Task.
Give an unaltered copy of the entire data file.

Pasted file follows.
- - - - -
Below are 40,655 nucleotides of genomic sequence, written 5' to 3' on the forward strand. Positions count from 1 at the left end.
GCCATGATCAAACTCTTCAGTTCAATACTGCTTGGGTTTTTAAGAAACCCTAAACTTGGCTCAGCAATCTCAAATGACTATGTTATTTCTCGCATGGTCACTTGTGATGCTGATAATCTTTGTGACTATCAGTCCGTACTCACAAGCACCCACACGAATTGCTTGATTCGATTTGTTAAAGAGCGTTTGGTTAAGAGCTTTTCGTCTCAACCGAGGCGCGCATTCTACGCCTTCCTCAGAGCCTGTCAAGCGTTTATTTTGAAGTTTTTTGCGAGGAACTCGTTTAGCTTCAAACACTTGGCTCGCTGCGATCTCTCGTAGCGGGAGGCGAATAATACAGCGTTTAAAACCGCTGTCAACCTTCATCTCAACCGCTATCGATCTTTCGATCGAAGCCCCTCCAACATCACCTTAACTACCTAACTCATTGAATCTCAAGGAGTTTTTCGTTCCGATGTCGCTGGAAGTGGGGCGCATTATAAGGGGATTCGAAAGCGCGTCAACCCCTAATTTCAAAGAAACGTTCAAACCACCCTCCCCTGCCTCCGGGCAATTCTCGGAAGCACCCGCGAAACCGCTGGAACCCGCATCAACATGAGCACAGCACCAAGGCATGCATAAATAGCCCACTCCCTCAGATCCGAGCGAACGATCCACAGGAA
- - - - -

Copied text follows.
Below are 40,655 nucleotides of genomic sequence, written 5' to 3' on the forward strand. Positions count from 1 at the left end.
GCCATGATCAAACTCTTCAGTTCAATACTGCTTGGGTTTTTAAGAAACCCTAAACTTGGCTCAGCAATCTCAAATGACTATGTTATTTCTCGCATGGTCACTTGTGATGCTGATAATCTTTGTGACTATCAGTCCGTACTCACAAGCACCCACACGAATTGCTTGATTCGATTTGTTAAAGAGCGTTTGGTTAAGAGCTTTTCGTCTCAACCGAGGCGCGCATTCTACGCCTTCCTCAGAGCCTGTCAAGCGTTTATTTTGAAGTTTTTTGCGAGGAACTCGTTTAGCTTCAAACACTTGGCTCGCTGCGATCTCTCGTAGCGGGAGGCGAATAATACAGCGTTTAAAACCGCTGTCAACCTTCATCTCAACCGCTATCGATCTTTCGATCGAAGCCCCTCCAACATCACCTTAACTACCTAACTCATTGAATCTCAAGGAGTTTTTCGTTCCGATGTCGCTGGAAGTGGGGCGCATTATAAGGGGATTCGAAAGCGCGTCAACCCCTAATTTCAAAGAAACGTTCAAACCACCCTCCCCTGCCTCCGGGCAATTCTCGGAAGCACCCGCGAAACCGCTGGAACCCGCATCAACATGAGCACAGCACCAAGGCATGCATAAATAGCCCACTCCCTCAGATCCGAGCGAACGATCCACAGGAA